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More windmills coming, but not all island residents approve  

Credit:  Hawaii Reporter, www.hawaiireporter.com 17 February 2012 ~~

Very soon, Kahuku won’t be the only place on the North Shore of Oahu with giant white windmills.

First Wind is breaking ground today on construction for Kawailoa Wind, Hawaii’s largest wind project, with 69 MW, or enough power for 14,500 homes. This is the company’s fourth project in Hawaii.

Hawaii is the state most dependent on foreign oil, and state government officials want to create more energy independence by the year 2030.

Those supporting the project include: Lt. Gov. Brian Schatz Senator Mike Gabbard, Chair, Senate Committee on Energy and Environment Mayor Peter Carlisle, City and County of Honolulu Paul Gaynor, CEO of First Wind Richard Rosenblum, President and CEO, Hawaiian Electric Company, Inc. Dee Jay Mailer, CEO of Kamehameha Schools Antya Miller, Executive Director, North Shore Chamber of Commerce and Hermina Morita, Chair, Public Utilities Commission.

Meanwhile residents on Molokai continue to fight any windmills on their island, saying the structures are unnecessary and are ugly.

Larry Helm, well known native Hawaiian veterans’ advocate, said about 90 percent of Molokai’s 7,000 plus residents are against the windmill construction plan, which would include windmills built on Molokai that would connect to an undersea cable bringing power to the highly populated Oahu.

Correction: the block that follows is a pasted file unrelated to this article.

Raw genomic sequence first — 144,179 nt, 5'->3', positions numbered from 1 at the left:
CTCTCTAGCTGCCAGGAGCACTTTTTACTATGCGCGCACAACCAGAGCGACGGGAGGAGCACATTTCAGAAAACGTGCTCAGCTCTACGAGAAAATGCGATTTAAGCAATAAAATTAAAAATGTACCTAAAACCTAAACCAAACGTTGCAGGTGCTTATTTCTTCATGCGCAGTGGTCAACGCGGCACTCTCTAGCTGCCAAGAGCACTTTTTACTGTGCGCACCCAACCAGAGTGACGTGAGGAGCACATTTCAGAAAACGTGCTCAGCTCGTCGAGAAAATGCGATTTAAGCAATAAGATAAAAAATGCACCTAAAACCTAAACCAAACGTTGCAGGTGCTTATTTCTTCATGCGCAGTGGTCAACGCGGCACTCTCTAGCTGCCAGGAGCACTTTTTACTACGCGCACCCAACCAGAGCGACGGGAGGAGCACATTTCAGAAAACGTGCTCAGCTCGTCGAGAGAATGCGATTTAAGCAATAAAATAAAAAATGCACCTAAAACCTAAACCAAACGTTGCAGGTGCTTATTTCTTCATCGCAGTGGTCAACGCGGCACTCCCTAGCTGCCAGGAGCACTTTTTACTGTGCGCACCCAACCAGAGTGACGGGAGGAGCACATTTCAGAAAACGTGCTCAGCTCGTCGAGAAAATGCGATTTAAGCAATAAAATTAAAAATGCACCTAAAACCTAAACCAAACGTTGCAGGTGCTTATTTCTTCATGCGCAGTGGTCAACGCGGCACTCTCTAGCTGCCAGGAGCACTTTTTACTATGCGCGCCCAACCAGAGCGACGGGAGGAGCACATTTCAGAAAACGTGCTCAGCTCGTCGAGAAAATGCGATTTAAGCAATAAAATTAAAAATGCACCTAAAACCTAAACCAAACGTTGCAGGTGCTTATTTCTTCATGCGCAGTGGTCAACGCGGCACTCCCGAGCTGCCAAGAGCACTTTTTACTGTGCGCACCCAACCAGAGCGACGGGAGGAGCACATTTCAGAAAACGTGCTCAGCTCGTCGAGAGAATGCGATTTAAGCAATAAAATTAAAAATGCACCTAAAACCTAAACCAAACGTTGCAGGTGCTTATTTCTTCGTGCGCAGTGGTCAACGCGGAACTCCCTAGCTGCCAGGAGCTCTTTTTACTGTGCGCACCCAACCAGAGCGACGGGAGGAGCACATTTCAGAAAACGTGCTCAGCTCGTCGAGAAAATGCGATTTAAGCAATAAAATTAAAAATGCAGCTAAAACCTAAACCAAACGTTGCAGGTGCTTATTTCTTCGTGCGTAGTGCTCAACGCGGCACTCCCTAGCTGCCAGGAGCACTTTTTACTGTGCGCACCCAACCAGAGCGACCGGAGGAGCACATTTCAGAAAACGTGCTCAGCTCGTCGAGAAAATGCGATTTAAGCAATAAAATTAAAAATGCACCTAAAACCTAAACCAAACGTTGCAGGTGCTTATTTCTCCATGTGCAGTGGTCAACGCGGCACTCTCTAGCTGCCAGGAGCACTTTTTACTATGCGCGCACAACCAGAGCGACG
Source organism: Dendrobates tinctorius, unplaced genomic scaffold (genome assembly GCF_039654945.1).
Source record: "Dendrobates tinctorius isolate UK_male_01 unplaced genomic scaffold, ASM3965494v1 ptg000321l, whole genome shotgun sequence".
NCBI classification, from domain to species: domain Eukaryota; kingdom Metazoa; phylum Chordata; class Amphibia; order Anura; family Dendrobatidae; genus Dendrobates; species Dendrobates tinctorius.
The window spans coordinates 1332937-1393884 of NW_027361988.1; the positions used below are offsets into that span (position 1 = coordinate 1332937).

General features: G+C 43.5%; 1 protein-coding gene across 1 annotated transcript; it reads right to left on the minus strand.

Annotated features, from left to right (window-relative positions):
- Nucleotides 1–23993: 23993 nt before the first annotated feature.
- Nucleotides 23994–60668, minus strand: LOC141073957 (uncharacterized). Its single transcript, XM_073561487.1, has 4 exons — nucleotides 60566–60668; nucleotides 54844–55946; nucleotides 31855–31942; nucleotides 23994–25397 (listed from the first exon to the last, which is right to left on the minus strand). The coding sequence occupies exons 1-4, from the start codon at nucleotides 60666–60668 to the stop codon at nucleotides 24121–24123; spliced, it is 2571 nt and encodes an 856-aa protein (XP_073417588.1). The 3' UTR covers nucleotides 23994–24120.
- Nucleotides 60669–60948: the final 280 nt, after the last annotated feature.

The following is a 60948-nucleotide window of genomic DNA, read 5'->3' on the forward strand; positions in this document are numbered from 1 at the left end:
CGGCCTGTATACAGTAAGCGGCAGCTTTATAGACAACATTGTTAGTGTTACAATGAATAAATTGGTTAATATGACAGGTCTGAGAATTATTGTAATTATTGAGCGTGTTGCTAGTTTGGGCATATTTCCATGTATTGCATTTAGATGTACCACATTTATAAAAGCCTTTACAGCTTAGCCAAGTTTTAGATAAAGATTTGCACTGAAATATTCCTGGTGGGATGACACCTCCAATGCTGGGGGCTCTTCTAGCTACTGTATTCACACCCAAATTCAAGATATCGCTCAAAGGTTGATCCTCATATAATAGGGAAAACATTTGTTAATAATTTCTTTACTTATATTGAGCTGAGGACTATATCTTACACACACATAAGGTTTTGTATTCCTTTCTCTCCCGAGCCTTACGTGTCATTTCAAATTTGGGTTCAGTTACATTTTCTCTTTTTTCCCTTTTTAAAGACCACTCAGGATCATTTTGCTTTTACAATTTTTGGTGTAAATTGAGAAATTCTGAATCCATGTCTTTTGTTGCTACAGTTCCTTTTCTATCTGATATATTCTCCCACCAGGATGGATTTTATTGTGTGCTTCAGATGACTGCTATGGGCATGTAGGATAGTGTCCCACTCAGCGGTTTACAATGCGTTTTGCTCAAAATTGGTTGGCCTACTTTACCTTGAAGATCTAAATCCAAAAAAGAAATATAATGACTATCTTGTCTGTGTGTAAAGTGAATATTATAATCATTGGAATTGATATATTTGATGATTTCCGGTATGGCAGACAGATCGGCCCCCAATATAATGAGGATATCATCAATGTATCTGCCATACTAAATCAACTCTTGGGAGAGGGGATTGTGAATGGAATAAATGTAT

Molokai residents point to a now defunct windmill operation at South Point on the Big Island of Hawaii as one reason not to erect windmills. On the beachfront site, many of the steel windmills have rusted into place or collapsed.

The property where the Big Island windmills now stand was once owned by Kahuku Ranch. Kahuku Ranch sold the property to the WF Co.

While new windmills are going up on Oahu, many neighbor island residents are wondering why others have been left standing unused for decades.

One Big Island rancher told Hawaii Reporter: “The windmills were the Model T. of Mitsubishi’s and had never been tested in Japan. Eventually they leaked oil and the wind would blow the oil quite a ways from the towers. Why they are allowed to still stand there is a big question. Aren’t there laws that say that they must be removed and the area cleaned up?”

Source:  Hawaii Reporter, www.hawaiireporter.com 17 February 2012

This article is the work of the source indicated. Any opinions expressed in it are not necessarily those of National Wind Watch.

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